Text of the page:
EF: “Isis” by Bob Dylan from the official bootleg album. “Things will be different the next time we wed” is a line in this song that has haunted me in ways both positive and negative every time I've ever really screwed up a relationship. I’m like ‘okay I'm like things will be different the nest time we wed!’  
It's also the only time I've ever found Bob Dylan really sexy. I find him incredibly impressive and inspiring, but this song is so erotic. Especially when you put it through the lens of his relationship with Joan Baez, who he did treat so badly, and I do imagine him sitting there not being able to remember all the best things she said. There is also a great short story within this song. I know that very often in movies they say that its short stories that make the best adaptations of screenplays. I sometimes think of songs being adaptive as movies and this would be a great film.
Song: “Isis” – Bob Dylan

AV: You know I am curious, as an author what's your perspective on his lyricism?

EF: When I'm writing, whether its novels or a script, I definitely don't read other novels or scripts. I always come back to my favorite singer songwriters and so, obviously, I come to him a lot. It’s saying what you mean to say in as few words as possible. That is the purpose of a good song. I think sometimes songwriters today forget that. But I always come back to Dylan, just the purity…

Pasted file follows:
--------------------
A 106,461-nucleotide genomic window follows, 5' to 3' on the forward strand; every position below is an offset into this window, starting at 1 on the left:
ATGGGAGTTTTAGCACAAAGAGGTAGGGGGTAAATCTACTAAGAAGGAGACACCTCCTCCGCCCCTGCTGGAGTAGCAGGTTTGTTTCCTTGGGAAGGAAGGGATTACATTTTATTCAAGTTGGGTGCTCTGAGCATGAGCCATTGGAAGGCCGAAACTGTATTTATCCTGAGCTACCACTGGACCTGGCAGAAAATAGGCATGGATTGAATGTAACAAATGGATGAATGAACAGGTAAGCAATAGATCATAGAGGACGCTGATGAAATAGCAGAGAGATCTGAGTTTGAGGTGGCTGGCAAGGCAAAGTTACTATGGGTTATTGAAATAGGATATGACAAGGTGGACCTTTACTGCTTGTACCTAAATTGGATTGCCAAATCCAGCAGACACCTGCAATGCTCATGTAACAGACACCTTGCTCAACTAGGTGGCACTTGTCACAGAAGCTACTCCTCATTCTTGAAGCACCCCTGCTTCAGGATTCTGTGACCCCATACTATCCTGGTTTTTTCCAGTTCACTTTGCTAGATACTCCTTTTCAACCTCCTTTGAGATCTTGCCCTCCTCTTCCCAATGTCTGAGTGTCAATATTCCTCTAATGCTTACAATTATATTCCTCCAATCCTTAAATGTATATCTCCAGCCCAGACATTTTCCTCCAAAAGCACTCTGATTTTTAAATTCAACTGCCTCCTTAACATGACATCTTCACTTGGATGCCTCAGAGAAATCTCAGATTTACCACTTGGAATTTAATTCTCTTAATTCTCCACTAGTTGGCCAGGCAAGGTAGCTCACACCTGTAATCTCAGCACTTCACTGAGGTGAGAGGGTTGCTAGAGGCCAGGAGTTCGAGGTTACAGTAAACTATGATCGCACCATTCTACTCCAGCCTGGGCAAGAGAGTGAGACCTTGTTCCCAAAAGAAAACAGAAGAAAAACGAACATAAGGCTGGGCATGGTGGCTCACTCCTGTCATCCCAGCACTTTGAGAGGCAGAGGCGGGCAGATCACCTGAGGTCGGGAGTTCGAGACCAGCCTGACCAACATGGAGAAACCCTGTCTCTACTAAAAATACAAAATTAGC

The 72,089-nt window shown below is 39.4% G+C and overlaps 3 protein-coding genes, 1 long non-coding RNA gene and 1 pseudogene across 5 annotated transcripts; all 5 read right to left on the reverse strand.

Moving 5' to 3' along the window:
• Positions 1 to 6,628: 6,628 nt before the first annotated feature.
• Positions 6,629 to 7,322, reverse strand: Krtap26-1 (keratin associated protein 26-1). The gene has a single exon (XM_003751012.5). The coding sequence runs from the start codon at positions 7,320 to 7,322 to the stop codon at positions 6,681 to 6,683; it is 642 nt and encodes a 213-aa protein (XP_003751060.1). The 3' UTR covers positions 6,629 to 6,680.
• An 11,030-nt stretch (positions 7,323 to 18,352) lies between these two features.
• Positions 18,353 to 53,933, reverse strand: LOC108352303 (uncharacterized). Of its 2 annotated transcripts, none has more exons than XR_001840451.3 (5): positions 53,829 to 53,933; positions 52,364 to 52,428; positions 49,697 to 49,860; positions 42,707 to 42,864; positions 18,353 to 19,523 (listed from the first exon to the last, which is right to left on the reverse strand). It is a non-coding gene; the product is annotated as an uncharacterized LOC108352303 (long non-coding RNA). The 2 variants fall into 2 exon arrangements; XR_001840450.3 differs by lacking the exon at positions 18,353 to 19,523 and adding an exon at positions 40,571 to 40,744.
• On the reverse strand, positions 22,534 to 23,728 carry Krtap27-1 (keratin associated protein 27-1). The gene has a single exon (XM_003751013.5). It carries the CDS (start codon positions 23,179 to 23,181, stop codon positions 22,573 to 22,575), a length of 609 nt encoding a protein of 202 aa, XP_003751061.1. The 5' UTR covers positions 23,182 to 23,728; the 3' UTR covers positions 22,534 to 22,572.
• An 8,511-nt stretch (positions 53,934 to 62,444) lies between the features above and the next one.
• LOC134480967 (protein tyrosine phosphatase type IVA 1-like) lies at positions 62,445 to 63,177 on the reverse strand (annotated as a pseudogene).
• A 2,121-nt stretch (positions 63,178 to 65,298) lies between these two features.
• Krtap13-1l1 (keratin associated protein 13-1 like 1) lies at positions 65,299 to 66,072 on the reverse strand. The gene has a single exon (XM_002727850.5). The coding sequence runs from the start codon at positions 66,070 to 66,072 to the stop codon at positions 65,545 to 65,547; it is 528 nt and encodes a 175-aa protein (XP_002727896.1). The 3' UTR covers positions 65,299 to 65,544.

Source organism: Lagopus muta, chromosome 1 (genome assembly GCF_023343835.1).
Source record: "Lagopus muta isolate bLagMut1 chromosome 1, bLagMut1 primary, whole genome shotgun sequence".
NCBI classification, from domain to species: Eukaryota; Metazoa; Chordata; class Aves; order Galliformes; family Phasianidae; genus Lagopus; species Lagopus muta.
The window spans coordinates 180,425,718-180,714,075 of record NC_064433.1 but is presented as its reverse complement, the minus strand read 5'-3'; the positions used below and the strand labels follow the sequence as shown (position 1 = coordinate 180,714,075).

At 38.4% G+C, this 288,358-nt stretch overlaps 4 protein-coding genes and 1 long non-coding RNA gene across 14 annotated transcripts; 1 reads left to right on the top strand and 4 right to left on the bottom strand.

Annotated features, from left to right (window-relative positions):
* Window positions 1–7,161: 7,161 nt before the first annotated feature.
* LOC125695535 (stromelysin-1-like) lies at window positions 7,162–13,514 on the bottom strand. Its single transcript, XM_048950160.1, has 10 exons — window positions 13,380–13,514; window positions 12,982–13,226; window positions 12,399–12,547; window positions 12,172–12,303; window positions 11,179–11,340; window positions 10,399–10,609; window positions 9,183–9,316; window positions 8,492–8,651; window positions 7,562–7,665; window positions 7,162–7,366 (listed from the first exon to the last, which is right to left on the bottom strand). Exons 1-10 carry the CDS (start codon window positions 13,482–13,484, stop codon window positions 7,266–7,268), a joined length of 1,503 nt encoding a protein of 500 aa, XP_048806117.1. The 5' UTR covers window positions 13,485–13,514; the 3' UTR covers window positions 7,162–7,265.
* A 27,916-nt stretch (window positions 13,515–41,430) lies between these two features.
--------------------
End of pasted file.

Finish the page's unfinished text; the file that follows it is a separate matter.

AV: That was “Isis” by Bob Dylan, selected by Emma Forrest, part of KCRW's Guest DJ Project. So what's next?

EF: Next, is Donny Hathaway's cover of “Jealous Guy”, from his '72 live album. And what I love here is what I love in pieces of writing that I'm drawn to and acting performances I'm drawn to, which is a real sparseness and an elegance. You get so used to…you read novels where people are just showing off, that they're showing all the words they know in the history of their lifetime, and I'm much more drawn to, ‘Well, what can you say that you mean to say in as few words as possible?’  
And you see that in music sometimes, and I think that's exactly what Donny Hathaway does with this cover, and it just drives me crazy.

Song : “Jealous Guy” --  Donny Hathaway

AV: That was the amazing Donny Hathaway with his cover of “Jealous Guy” from his 1972 live album. So what else do you have for us?

EF: Next, we have The Slits, the great British punk teen girl band and their cover of “Heard it Through The Grapevine”. I realize this is my second cover I'm choosing, and that does speak to something really important to me, which is the idea of alternate narratives.